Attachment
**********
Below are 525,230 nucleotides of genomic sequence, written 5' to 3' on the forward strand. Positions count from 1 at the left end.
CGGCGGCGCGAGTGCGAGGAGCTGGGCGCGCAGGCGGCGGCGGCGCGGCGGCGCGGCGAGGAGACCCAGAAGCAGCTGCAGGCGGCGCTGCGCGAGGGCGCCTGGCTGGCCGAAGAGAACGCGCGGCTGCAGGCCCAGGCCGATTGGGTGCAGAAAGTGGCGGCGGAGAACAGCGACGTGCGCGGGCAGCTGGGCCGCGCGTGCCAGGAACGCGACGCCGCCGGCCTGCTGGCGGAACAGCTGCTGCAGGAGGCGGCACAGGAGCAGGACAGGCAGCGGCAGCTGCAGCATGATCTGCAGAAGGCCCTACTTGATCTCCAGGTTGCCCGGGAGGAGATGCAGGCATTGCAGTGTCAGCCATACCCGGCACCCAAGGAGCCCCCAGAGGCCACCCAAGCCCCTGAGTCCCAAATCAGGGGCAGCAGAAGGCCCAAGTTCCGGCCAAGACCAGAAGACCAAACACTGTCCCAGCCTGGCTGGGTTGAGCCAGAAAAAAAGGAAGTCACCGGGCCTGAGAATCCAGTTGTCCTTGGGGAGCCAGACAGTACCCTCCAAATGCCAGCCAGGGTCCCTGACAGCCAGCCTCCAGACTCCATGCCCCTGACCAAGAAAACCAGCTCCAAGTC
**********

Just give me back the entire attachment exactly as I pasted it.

Below are 525,230 nucleotides of genomic sequence, written 5' to 3' on the forward strand. Positions count from 1 at the left end.
CGGCGGCGCGAGTGCGAGGAGCTGGGCGCGCAGGCGGCGGCGGCGCGGCGGCGCGGCGAGGAGACCCAGAAGCAGCTGCAGGCGGCGCTGCGCGAGGGCGCCTGGCTGGCCGAAGAGAACGCGCGGCTGCAGGCCCAGGCCGATTGGGTGCAGAAAGTGGCGGCGGAGAACAGCGACGTGCGCGGGCAGCTGGGCCGCGCGTGCCAGGAACGCGACGCCGCCGGCCTGCTGGCGGAACAGCTGCTGCAGGAGGCGGCACAGGAGCAGGACAGGCAGCGGCAGCTGCAGCATGATCTGCAGAAGGCCCTACTTGATCTCCAGGTTGCCCGGGAGGAGATGCAGGCATTGCAGTGTCAGCCATACCCGGCACCCAAGGAGCCCCCAGAGGCCACCCAAGCCCCTGAGTCCCAAATCAGGGGCAGCAGAAGGCCCAAGTTCCGGCCAAGACCAGAAGACCAAACACTGTCCCAGCCTGGCTGGGTTGAGCCAGAAAAAAAGGAAGTCACCGGGCCTGAGAATCCAGTTGTCCTTGGGGAGCCAGACAGTACCCTCCAAATGCCAGCCAGGGTCCCTGACAGCCAGCCTCCAGACTCCATGCCCCTGACCAAGAAAACCAGCTCCAAGTC